What makes an effective principal?

Why is this question important? How best to build an education system that can meet the needs of students and society continues to be in the forefront of public debate. Failed interventions ranging from smaller class size to high-stakes testing have resulted in frustration and a growing sense of helplessness among many educators and the public. Fortunately, the past 30 years have provided policy makers and educators with a broad range of practices and curriculums that work, but the solution to the stagnant performance of our schools involves employing these practices over a 180-day school year. Sustainable implementation is essential but is overlooked as we are often distracted by easy fixes that promise little effort and great reward. The one lesson that educators in the field have learned is that effective implementation inevitably depends on the principal. This paper offers strong evidence that what many have felt was true has now been verified by solid research. For principals to improve student and school performance, they need to adopt an effective leadership style and be engaged in a set of activities to bring about the best results.

See further discussion below.



Source(s): The Impact of Leadership on Student Outcomes: An Analysis of the Differential Effects of Leadership Types

Result(s): The study examines the issue of how to turn out effective principals that can improve student performance by conducting two meta-analyses. The first meta-analysis indicated that the average effect of instructional leadership (a style emphasizing practices directly impacting teaching) of 0.4 on student outcomes was nearly four times that of transformational leadership (a style emphasizing change through providing staff with inspiration and vision), which had a 0.11 effect size. The integrated and other category accounted for a variety of other leadership styles, styles that were poorly defined, or instances in which transformational and instructional leadership styles were implemented together.

The second meta-analysis revealed strong effects for the leadership dimension or practice involving promoting and participating in teacher learning and development, and moderate effects for other leadership components. Five sets of leadership dimensions were derived from an analysis of the items used to measure school leadership in studies included in the meta-analysis: establishing goals and expectations; resourcing strategically; planning, coordinating, and evaluating teaching and the curriculum; promoting and participating in teacher learning and development; and ensuring an orderly and supportive environment.

Implication(s): The analysis examining transformational, instructional leadership, and the five leadership dimensions suggested the more that principals focused their relationships, their work, and training on the core issues of teaching and learning, the greater the impact on student outcomes. The paper concluded with a discussion of the need for leadership to be more closely connected to the accumulated evidence base on effective teaching and effective teacher learning. Given the increased pressures on principals and teachers to demonstrate significant improvements in student achievement scores, effective leadership training and implementation of these skills offer schools an important alternative to many of the practices that have not borne fruit.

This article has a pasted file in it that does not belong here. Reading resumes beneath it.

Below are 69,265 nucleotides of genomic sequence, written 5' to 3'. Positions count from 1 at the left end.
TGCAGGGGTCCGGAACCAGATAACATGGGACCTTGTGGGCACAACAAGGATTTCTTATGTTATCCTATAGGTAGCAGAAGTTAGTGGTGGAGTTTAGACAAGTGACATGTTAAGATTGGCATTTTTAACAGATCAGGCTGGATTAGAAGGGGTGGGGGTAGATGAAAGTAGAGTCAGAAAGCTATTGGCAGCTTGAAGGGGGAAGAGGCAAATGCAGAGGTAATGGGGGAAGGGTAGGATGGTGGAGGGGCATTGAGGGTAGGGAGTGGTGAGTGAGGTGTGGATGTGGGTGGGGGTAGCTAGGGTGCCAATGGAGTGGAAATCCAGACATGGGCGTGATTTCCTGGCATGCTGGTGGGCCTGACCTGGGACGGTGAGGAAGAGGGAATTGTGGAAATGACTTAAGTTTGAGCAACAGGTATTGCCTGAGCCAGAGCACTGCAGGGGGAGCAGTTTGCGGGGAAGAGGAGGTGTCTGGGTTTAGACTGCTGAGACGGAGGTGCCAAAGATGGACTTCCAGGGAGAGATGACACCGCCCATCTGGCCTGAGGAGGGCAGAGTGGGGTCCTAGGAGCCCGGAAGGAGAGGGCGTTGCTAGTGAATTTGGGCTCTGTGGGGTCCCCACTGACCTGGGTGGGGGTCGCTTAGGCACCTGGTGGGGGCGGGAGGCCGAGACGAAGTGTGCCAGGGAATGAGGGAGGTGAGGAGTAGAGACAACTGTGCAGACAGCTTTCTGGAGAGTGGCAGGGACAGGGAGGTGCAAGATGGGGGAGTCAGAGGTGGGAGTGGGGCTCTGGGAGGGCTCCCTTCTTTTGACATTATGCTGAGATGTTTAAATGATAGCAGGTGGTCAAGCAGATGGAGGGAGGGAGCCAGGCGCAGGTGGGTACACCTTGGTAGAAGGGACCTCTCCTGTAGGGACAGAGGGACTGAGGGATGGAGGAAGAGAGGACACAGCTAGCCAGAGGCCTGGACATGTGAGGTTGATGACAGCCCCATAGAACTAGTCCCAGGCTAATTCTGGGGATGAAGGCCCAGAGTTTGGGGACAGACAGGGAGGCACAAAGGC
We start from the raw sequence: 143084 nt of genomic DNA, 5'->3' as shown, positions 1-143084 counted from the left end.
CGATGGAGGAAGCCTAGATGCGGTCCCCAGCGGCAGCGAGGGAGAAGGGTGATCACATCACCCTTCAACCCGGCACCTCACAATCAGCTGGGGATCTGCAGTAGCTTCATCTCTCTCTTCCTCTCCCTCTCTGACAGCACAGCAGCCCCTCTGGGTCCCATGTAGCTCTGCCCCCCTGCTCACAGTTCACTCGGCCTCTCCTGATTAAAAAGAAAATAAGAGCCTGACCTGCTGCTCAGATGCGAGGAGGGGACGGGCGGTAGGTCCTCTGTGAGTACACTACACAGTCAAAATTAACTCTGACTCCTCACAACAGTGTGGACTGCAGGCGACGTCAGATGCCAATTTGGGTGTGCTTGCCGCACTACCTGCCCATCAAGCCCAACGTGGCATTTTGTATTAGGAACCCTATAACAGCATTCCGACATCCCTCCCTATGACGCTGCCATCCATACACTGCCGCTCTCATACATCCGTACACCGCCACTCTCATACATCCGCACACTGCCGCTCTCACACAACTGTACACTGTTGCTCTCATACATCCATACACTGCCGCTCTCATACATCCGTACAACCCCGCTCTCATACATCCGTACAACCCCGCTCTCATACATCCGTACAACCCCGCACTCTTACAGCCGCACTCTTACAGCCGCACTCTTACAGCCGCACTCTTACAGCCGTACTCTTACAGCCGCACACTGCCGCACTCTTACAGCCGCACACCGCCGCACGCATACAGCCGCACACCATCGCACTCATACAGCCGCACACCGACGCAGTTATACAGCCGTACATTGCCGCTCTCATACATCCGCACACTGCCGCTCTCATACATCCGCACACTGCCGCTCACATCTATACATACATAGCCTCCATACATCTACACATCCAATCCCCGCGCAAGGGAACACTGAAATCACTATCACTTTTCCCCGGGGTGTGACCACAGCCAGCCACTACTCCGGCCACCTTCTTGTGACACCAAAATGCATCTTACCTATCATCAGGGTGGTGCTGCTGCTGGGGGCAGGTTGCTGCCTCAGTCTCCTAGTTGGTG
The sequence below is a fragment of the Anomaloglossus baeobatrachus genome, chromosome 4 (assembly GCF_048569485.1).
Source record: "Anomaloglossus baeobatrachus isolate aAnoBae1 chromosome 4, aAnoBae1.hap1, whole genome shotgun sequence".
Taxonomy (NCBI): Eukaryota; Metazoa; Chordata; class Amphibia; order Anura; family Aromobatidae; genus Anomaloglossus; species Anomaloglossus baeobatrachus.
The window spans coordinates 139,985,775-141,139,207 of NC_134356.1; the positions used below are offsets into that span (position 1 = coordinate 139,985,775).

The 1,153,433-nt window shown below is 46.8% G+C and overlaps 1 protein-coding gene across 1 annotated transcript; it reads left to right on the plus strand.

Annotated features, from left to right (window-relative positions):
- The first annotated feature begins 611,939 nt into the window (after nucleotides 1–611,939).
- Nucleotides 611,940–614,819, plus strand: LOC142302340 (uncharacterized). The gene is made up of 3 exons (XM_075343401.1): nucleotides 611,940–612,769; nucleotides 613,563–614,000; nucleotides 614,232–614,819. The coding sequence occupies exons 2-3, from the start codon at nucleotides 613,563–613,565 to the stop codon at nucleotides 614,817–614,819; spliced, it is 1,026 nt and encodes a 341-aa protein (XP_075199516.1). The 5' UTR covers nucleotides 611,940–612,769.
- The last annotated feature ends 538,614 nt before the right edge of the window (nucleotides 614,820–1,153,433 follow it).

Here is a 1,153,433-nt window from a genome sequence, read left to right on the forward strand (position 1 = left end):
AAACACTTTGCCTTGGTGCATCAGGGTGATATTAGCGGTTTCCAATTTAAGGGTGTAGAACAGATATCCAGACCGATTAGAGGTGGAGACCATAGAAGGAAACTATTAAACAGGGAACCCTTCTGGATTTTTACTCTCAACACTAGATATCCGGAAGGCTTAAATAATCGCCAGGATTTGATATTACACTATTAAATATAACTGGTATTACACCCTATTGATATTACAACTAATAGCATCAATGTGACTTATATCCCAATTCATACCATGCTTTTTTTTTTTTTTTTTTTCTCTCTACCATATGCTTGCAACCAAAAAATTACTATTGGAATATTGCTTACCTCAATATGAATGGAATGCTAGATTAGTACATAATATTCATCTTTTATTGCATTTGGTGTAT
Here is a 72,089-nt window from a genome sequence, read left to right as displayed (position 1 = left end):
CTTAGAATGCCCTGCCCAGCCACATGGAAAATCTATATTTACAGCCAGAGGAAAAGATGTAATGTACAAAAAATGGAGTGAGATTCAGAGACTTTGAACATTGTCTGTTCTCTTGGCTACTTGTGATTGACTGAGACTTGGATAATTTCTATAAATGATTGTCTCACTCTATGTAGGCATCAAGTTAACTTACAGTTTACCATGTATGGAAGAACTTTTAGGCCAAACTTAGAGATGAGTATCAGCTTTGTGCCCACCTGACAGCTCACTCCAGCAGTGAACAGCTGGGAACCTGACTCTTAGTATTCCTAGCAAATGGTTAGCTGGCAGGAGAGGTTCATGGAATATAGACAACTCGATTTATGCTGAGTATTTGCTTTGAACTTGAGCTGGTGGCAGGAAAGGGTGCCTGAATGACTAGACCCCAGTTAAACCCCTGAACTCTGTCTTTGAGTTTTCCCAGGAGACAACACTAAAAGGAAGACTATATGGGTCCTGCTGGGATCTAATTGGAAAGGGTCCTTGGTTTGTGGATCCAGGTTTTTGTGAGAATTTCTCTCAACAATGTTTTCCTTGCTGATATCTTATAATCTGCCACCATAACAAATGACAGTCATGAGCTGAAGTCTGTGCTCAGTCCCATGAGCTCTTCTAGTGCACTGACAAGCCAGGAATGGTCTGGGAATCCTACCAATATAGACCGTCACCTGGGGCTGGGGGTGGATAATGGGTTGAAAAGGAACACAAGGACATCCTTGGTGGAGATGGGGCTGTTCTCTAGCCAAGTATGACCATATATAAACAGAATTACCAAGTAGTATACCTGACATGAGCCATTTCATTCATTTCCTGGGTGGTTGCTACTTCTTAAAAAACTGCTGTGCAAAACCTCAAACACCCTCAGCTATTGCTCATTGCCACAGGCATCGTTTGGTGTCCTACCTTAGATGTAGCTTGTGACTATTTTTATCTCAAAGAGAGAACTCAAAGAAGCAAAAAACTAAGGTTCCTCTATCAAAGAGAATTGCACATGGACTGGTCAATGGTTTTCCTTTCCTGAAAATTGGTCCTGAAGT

Author(s): Viviane M. J. Robinson, Claire A. Lloyd, and Kenneth J. Rowe

Publisher(s): Lead + Learn Press

Study Description: The study included findings from 27 published studies of the relationship between leadership and student outcomes. The study conducted two meta-analyses. The first meta-analysis, including 22 of the 27 studies, compared the effects of transformational leadership, instructional leadership, and well as a category of mixed leadership styles on student outcomes. The second meta-analysis compared the effects of five sets of leadership practices on student outcomes in 12 of the studies.

Definition(s): Instructional leadership: A leadership approach in which the principal emphasizes practices that promote and support teaching and learning. In practice, this means that the principal builds a culture that encourages educational achievement by making instructional quality the top priority of the school.

Strategic resourcing: Securing resources that are aligned with instructional purposes rather than securing resources generally for a school.

Transformational leadership: A leadership approach in which the principal identifies the needed change, creates a vision to guide the change, provides motivation through inspiration, and executes the change with the commitment of the school’s staff.

Citation: Robinson, V. M. J., Lloyd, C. A., & Rowe, K. J. (2008). The impact of leadership on student outcomes: An analysis of the differential effects of leadership types. Educational Administration Quarterly, 44(5), 635–674. Originally published online September 23, 2008. Retrieved October 5, 2011, from http://eaq.sagepub.com/content/44/5/635.full.pdf